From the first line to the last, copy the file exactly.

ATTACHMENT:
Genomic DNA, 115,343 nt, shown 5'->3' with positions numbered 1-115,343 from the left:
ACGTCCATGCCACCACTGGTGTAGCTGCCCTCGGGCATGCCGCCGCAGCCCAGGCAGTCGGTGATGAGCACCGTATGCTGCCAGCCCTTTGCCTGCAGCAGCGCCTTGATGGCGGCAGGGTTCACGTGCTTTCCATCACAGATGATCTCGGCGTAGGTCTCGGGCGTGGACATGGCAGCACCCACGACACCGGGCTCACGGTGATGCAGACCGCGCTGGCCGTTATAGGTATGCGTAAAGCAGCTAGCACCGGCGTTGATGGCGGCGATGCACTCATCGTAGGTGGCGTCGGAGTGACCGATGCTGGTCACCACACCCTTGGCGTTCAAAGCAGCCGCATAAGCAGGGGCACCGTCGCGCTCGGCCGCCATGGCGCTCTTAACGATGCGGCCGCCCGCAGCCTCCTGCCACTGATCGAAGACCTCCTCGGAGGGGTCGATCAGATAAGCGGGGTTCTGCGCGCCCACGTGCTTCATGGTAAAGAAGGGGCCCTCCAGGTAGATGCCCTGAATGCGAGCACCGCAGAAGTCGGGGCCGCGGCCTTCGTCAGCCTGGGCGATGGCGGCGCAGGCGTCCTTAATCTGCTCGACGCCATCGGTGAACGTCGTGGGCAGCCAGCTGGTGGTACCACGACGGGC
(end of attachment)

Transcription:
Genomic DNA, 115,343 nt, shown 5'->3' with positions numbered 1-115,343 from the left:
ACGTCCATGCCACCACTGGTGTAGCTGCCCTCGGGCATGCCGCCGCAGCCCAGGCAGTCGGTGATGAGCACCGTATGCTGCCAGCCCTTTGCCTGCAGCAGCGCCTTGATGGCGGCAGGGTTCACGTGCTTTCCATCACAGATGATCTCGGCGTAGGTCTCGGGCGTGGACATGGCAGCACCCACGACACCGGGCTCACGGTGATGCAGACCGCGCTGGCCGTTATAGGTATGCGTAAAGCAGCTAGCACCGGCGTTGATGGCGGCGATGCACTCATCGTAGGTGGCGTCGGAGTGACCGATGCTGGTCACCACACCCTTGGCGTTCAAAGCAGCCGCATAAGCAGGGGCACCGTCGCGCTCGGCCGCCATGGCGCTCTTAACGATGCGGCCGCCCGCAGCCTCCTGCCACTGATCGAAGACCTCCTCGGAGGGGTCGATCAGATAAGCGGGGTTCTGCGCGCCCACGTGCTTCATGGTAAAGAAGGGGCCCTCCAGGTAGATGCCCTGAATGCGAGCACCGCAGAAGTCGGGGCCGCGGCCTTCGTCAGCCTGGGCGATGGCGGCGCAGGCGTCCTTAATCTGCTCGACGCCATCGGTGAACGTCGTGGGCAGCCAGCTGGTGGTACCACGACGGGC